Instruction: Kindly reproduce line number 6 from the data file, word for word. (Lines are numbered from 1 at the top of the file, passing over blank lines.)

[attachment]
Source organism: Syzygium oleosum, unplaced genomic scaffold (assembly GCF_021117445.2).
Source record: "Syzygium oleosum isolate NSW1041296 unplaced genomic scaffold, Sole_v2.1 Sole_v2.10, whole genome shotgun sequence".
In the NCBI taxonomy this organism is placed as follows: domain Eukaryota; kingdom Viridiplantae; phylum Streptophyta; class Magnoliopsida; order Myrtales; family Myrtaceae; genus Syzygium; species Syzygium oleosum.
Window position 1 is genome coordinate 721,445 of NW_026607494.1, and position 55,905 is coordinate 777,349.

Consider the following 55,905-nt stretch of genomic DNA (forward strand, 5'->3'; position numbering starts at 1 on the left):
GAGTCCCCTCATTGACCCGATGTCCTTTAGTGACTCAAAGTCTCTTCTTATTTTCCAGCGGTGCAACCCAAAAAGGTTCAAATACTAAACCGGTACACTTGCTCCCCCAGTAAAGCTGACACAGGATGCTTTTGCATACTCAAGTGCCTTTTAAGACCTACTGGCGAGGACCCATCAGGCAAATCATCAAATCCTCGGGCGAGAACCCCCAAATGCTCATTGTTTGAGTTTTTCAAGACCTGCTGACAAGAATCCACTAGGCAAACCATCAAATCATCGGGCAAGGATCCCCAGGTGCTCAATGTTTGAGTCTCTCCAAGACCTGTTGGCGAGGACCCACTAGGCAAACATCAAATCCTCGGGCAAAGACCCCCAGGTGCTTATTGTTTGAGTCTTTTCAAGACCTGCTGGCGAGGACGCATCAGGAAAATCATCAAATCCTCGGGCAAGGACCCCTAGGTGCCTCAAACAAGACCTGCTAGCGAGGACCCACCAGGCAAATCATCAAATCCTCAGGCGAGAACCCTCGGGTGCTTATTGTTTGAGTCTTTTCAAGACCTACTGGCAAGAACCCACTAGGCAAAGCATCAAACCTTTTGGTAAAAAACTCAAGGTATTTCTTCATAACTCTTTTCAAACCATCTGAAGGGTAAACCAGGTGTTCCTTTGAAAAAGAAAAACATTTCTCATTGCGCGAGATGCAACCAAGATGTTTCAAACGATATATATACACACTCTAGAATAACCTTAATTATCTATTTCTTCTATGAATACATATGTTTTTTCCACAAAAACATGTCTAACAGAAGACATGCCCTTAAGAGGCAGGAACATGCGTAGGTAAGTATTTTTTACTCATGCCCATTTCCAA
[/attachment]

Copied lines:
GAGTCCCCTCATTGACCCGATGTCCTTTAGTGACTCAAAGTCTCTTCTTATTTTCCAGCGGTGCAACCCAAAAAGGTTCAAATACTAAACCGGTACACTTGCTCCCCCAGTAAAGCTGACACAGGATGCTTTTGCATACTCAAGTGCCTTTTAAGACCTACTGGCGAGGACCCATCAGGCAAATCATCAAATCCTCGGGCGAGAACCCCCAAATGCTCATTGTTTGAGTTTTTCAAGACCTGCTGACAAGAATCCACTAGGCAAACCATCAAATCATCGGGCAAGGATCCCCAGGTGCTCAATGTTTGAGTCTCTCCAAGACCTGTTGGCGAGGACCCACTAGGCAAACATCAAATCCTCGGGCAAAGACCCCCAGGTGCTTATTGTTTGAGTCTTTTCAAGACCTGCTGGCGAGGACGCATCAGGAAAATCATCAAATCCTCGGGCAAGGACCCCTAGGTGCCTCAAACAAGACCTGCTAGCGAGGACCCACCAGGCAAATCATCAAATCCTCAGGCGAGAACCCTCGGGTGCTTATTGTTTGAGTCTTTTCAAGACCTACTGGCAAGAACCCACTAGGCAAAGCATCAAACCTTTTGGTAAAAAACTCAAGGTATTTCTTCATAACTCTTTTCAAACCATCTGAAGGGTAAACCAGGTGTTCCTTTGAAAAAGAAAAACATTTCTCATTGCGCGAGATGCAACCAAGATGTTTCAAACGATATATATACACACTCTAGAATAACCTTAATTATCTATTTCTTCTATGAATACATATGTTTTTTCCACAAAAACATGTCTAACAGAAGACATGCCCTTAAGAGGCAGGAACATGCGTAGGTAAGTATTTTTTACTCATGCCCATTTCCAA